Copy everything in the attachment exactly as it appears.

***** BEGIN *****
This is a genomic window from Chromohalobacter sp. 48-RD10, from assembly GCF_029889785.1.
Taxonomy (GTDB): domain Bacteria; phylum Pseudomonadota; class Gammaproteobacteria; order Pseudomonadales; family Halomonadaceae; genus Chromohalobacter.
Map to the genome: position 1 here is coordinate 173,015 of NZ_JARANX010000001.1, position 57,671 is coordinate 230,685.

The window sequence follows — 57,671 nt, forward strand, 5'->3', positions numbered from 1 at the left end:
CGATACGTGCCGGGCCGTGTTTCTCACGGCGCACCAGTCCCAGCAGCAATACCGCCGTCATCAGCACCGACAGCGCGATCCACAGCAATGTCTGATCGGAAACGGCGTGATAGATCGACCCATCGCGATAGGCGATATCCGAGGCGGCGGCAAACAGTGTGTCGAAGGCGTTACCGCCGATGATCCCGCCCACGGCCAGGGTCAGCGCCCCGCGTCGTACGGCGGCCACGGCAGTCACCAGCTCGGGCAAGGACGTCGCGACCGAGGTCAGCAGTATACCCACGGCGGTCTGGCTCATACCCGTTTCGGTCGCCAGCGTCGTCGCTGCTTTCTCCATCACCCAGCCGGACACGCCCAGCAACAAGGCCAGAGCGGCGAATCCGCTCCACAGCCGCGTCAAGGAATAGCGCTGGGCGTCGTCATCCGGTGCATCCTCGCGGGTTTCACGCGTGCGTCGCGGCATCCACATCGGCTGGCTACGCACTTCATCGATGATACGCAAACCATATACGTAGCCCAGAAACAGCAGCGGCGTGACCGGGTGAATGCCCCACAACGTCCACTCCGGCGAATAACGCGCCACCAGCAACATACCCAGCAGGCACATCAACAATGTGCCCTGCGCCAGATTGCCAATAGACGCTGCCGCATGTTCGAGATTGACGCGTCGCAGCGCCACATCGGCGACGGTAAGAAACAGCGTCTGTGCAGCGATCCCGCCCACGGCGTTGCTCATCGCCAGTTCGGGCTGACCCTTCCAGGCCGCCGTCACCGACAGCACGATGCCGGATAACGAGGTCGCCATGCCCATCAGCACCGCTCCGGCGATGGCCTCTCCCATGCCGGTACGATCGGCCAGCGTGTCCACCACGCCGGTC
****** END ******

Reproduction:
This is a genomic window from Chromohalobacter sp. 48-RD10, from assembly GCF_029889785.1.
Taxonomy (GTDB): domain Bacteria; phylum Pseudomonadota; class Gammaproteobacteria; order Pseudomonadales; family Halomonadaceae; genus Chromohalobacter.
Map to the genome: position 1 here is coordinate 173,015 of NZ_JARANX010000001.1, position 57,671 is coordinate 230,685.

The window sequence follows — 57,671 nt, forward strand, 5'->3', positions numbered from 1 at the left end:
CGATACGTGCCGGGCCGTGTTTCTCACGGCGCACCAGTCCCAGCAGCAATACCGCCGTCATCAGCACCGACAGCGCGATCCACAGCAATGTCTGATCGGAAACGGCGTGATAGATCGACCCATCGCGATAGGCGATATCCGAGGCGGCGGCAAACAGTGTGTCGAAGGCGTTACCGCCGATGATCCCGCCCACGGCCAGGGTCAGCGCCCCGCGTCGTACGGCGGCCACGGCAGTCACCAGCTCGGGCAAGGACGTCGCGACCGAGGTCAGCAGTATACCCACGGCGGTCTGGCTCATACCCGTTTCGGTCGCCAGCGTCGTCGCTGCTTTCTCCATCACCCAGCCGGACACGCCCAGCAACAAGGCCAGAGCGGCGAATCCGCTCCACAGCCGCGTCAAGGAATAGCGCTGGGCGTCGTCATCCGGTGCATCCTCGCGGGTTTCACGCGTGCGTCGCGGCATCCACATCGGCTGGCTACGCACTTCATCGATGATACGCAAACCATATACGTAGCCCAGAAACAGCAGCGGCGTGACCGGGTGAATGCCCCACAACGTCCACTCCGGCGAATAACGCGCCACCAGCAACATACCCAGCAGGCACATCAACAATGTGCCCTGCGCCAGATTGCCAATAGACGCTGCCGCATGTTCGAGATTGACGCGTCGCAGCGCCACATCGGCGACGGTAAGAAACAGCGTCTGTGCAGCGATCCCGCCCACGGCGTTGCTCATCGCCAGTTCGGGCTGACCCTTCCAGGCCGCCGTCACCGACAGCACGATGCCGGATAACGAGGTCGCCATGCCCATCAGCACCGCTCCGGCGATGGCCTCTCCCATGCCGGTACGATCGGCCAGCGTGTCCACCACGCCGGTC